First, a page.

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THE SILENCERS was the first in a line of spy films starring the
legendary Dean Martin, but it will probably be enjoyed more by fans of
old Dino than by fans of the genre. For one thing, there's no way it
can be taken seriously as an action-adventure, with all of the star's
mugging and leering, his double entendres, and frequent song parodies
that come out of nowhere. But neither is it really a comedy, since
there is a lot of realistic violence and mayhem.
Rather, it hovers back and forth and in between the two, a world in which Martin is completely at home as the all too casual superspy Matt Helm, agent for ICE (Intelligence and Counter Espionage). You know that he'll meander along in his own inimitable way, boozing, joking, and scoring, until he saves the world at film's end. If you accept that, then you can kick back and enjoy the show for its low-brow humor and the adequate action.
Forget the plot. I'm not sure that I can explain much beyond relating that the evil BIG O (Bureau of International Government and Order) is out to start WWIII between the superpowers. The main bad guys are played by Victor Buono (made up to be Chinese!), Robert Webber, and Arthur O'Connell. Each of them have done far better work elsewhere, and there's nothing in their roles here that couldn't have been handled by a call to central casting.
The ladies are another matter. Helm is joined by a partner, played by Daliah Lavi (in a step down from the previous year's LORD JIM), who tries very hard in her role. Making a better impression are Cyd Charisse and Stella Stevens. Charisse, the only female co-star in Martin's "over forty" age bracket, proves that she's still got it with a libido-raising routine during the credits, and turns up again later as an exotic dancer who passes along some vital microfilm during her act.
Stevens really livens things up, as a redhead who is suspected of being an enemy agent because she's the girlfriend(?) of Webber, and happens to wind up with the microfilm. She's innocent (well, at least of being a spy) but gets dragged along, accompanying Helm on his mission. Later on, her character turns out to be not quite so dumb, and does her part to battle the bad guys and save the world. While Helm is singlehandedly mowing down the enemy, she shows more ingenuity using her favorite new toy, the reverse-firing gun (a clever weapon, as you'll see).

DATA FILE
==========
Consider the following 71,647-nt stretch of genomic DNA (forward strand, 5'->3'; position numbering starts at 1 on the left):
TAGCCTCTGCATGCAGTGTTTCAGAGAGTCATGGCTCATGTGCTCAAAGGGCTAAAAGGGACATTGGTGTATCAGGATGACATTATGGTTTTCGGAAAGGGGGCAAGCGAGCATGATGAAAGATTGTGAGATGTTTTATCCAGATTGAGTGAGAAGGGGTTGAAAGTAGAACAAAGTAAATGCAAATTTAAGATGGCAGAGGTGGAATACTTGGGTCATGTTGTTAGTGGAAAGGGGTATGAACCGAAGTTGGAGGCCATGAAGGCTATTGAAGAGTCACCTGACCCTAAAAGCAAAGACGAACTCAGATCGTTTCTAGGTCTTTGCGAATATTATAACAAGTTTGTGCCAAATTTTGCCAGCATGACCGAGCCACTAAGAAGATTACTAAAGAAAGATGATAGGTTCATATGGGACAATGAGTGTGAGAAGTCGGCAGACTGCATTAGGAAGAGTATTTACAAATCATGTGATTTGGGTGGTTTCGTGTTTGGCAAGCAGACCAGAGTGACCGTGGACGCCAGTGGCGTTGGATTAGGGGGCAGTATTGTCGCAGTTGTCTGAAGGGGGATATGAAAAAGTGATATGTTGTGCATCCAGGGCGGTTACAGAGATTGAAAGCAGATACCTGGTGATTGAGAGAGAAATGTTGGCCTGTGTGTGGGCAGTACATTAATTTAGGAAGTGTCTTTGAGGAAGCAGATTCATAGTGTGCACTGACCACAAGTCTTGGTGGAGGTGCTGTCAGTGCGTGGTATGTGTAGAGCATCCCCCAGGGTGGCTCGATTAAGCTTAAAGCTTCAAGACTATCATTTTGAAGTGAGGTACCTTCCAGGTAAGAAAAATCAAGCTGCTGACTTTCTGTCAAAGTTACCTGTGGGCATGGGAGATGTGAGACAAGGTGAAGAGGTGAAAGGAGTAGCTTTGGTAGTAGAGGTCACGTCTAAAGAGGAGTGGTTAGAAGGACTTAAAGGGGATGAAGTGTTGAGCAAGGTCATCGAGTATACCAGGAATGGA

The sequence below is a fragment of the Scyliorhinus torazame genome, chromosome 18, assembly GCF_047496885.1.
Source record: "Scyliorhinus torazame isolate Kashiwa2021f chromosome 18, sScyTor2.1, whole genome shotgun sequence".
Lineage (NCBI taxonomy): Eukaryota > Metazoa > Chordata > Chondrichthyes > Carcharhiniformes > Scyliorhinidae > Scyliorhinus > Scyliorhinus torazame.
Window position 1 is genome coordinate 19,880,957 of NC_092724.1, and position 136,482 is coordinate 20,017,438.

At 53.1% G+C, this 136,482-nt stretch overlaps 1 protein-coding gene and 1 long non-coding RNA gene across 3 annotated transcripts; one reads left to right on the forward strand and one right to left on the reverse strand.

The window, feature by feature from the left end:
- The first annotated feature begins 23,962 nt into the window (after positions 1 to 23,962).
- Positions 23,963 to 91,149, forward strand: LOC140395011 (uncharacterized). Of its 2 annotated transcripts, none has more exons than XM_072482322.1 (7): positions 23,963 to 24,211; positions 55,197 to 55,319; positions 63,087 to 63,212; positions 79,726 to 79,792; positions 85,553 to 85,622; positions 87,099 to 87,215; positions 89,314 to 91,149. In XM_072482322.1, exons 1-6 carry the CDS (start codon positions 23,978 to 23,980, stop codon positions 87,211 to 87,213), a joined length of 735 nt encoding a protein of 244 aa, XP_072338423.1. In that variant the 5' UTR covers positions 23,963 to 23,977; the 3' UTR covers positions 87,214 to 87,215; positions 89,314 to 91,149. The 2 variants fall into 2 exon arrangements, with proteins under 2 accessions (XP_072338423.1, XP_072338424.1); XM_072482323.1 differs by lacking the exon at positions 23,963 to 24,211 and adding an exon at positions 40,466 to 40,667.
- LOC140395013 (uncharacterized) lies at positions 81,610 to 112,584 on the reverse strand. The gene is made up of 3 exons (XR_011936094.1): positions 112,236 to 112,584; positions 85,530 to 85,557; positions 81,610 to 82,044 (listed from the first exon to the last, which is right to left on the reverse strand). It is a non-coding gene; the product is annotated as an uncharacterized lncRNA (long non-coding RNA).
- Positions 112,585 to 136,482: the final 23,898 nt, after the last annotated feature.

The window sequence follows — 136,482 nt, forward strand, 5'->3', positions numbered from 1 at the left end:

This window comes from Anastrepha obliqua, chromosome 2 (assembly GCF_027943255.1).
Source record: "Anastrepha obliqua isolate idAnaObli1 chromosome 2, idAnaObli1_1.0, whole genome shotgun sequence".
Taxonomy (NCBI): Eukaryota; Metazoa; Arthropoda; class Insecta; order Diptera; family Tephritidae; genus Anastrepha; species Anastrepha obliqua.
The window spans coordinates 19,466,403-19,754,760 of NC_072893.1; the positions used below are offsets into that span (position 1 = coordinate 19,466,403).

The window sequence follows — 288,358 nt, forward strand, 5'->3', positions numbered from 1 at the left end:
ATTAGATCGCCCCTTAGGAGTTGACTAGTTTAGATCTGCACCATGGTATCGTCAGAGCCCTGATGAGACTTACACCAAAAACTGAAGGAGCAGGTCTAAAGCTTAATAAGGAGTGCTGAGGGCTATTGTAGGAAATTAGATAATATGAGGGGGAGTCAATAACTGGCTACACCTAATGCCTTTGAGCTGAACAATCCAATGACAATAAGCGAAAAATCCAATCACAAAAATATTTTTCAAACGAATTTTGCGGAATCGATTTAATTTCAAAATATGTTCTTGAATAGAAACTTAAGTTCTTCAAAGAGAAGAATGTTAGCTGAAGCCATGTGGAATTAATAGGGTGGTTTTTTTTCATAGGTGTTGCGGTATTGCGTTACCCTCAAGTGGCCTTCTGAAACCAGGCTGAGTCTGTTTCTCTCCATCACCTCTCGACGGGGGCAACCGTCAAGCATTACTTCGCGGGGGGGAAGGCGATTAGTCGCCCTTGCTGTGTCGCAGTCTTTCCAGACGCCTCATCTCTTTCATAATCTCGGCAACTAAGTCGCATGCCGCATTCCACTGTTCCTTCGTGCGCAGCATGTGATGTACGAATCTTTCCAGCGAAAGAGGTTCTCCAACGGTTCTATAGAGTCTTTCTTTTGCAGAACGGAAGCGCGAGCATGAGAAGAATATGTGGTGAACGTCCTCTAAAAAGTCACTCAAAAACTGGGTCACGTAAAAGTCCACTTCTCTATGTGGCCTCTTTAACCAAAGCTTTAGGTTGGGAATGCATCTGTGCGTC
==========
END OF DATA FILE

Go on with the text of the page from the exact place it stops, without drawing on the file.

Again, this film will be enjoyed if you know what to expect, and you'll know what to expect if you know Dino, who played Helm the way he played himself. If you're a fan of his well-worn persona, then that's probably good enough. Along with his easygoing style and humor, throw in assorted action sequences, and many beautiful women (especially sexy Stevens, who does a lot with her role), and you've got THE SILENCERS. It succeeds as very passable entertainment, and is certainly the best of the entire Matt Helm series.
The first in the Matt helm series; some say the best of all the James Bond
spoofs. Violence and humor are equally mixed, as they are in the Bond
pictures. *The Silencers* probably has the most alluring collection of
femmes fatales as Hollywood has ever assembled. Klutzy (or is she really?)
Stella Stevens, brunette Dahlia Lavi, blond Nancy Kovack, and dancer Cyd
Charisse all have important roles. It is not giving away too much to say
that of these four women, two are good, two are bad, and three of them
suffer the fate of getting shot to death at surprising moments.
A bit of trivia: Beverly Adams, Helm's curvaceous secretary, married Yvres St. Laurent. And deadly Nancy Kovack married conductor Zubin Mehta, the lucky devil. Kovack, clad in only her high heeled shoes and one of Martin's white shirts, tries to seduce him into coming back to work for ICE, his old outfit. It is perhaps the most erotic three minute scene in any spy movie.